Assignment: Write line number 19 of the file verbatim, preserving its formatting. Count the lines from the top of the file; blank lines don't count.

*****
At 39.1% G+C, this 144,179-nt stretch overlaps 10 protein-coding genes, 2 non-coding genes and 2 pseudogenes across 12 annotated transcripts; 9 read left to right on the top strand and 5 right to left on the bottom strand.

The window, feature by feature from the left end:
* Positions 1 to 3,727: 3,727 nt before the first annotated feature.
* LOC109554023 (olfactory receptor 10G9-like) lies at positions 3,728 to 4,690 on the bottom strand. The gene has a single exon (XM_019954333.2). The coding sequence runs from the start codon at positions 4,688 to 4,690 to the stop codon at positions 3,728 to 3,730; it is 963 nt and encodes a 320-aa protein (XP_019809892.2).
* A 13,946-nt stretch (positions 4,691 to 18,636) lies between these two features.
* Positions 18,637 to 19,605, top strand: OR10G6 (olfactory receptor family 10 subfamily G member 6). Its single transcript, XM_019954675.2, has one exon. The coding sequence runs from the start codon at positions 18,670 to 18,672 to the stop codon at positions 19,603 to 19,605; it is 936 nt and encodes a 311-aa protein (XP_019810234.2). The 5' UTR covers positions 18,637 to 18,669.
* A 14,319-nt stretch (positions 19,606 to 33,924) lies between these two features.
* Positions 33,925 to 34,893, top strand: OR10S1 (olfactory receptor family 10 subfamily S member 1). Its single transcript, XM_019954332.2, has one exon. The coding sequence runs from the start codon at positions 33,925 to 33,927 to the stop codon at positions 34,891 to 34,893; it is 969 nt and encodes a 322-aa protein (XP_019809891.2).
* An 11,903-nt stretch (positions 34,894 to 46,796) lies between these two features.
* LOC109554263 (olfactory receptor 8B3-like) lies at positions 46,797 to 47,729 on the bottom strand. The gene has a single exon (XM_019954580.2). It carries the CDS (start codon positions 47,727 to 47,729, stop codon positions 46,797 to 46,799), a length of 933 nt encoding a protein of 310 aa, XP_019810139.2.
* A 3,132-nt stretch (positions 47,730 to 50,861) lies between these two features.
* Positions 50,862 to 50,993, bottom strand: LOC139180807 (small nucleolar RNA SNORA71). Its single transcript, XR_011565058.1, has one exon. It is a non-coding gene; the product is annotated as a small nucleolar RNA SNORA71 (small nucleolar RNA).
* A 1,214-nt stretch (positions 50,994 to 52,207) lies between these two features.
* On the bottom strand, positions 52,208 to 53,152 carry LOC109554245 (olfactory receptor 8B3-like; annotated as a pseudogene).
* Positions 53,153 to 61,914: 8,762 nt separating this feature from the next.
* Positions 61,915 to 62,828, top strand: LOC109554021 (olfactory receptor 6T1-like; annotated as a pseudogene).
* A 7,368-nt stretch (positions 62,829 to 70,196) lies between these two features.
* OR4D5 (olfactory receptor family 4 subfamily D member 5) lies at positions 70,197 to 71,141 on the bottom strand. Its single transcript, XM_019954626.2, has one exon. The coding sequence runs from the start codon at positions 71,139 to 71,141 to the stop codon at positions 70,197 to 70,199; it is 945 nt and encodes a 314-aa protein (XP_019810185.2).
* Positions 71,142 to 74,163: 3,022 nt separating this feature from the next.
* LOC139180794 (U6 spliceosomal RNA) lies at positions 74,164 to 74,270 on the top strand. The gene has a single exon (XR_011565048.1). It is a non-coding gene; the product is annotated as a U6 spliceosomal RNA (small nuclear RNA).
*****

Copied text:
* Positions 71,142 to 74,163: 3,022 nt separating this feature from the next.